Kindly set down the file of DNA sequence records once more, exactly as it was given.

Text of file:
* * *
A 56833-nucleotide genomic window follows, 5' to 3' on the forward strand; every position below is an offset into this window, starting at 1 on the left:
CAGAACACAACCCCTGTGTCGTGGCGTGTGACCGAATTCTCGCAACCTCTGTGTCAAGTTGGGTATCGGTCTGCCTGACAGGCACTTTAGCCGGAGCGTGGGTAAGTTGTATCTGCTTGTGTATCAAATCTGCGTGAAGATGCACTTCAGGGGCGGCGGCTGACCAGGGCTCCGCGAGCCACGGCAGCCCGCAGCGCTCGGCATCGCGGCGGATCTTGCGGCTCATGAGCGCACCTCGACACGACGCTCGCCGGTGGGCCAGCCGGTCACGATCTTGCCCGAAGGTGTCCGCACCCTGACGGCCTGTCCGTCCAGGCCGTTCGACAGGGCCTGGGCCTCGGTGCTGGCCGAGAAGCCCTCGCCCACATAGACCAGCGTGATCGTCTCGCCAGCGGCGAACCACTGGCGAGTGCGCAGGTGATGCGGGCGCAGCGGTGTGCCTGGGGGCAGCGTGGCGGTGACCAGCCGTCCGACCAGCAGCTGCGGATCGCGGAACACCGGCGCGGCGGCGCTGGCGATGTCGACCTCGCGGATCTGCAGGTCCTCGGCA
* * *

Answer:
A 56833-nucleotide genomic window follows, 5' to 3' on the forward strand; every position below is an offset into this window, starting at 1 on the left:
CAGAACACAACCCCTGTGTCGTGGCGTGTGACCGAATTCTCGCAACCTCTGTGTCAAGTTGGGTATCGGTCTGCCTGACAGGCACTTTAGCCGGAGCGTGGGTAAGTTGTATCTGCTTGTGTATCAAATCTGCGTGAAGATGCACTTCAGGGGCGGCGGCTGACCAGGGCTCCGCGAGCCACGGCAGCCCGCAGCGCTCGGCATCGCGGCGGATCTTGCGGCTCATGAGCGCACCTCGACACGACGCTCGCCGGTGGGCCAGCCGGTCACGATCTTGCCCGAAGGTGTCCGCACCCTGACGGCCTGTCCGTCCAGGCCGTTCGACAGGGCCTGGGCCTCGGTGCTGGCCGAGAAGCCCTCGCCCACATAGACCAGCGTGATCGTCTCGCCAGCGGCGAACCACTGGCGAGTGCGCAGGTGATGCGGGCGCAGCGGTGTGCCTGGGGGCAGCGTGGCGGTGACCAGCCGTCCGACCAGCAGCTGCGGATCGCGGAACACCGGCGCGGCGGCGCTGGCGATGTCGACCTCGCGGATCTGCAGGTCCTCGGCA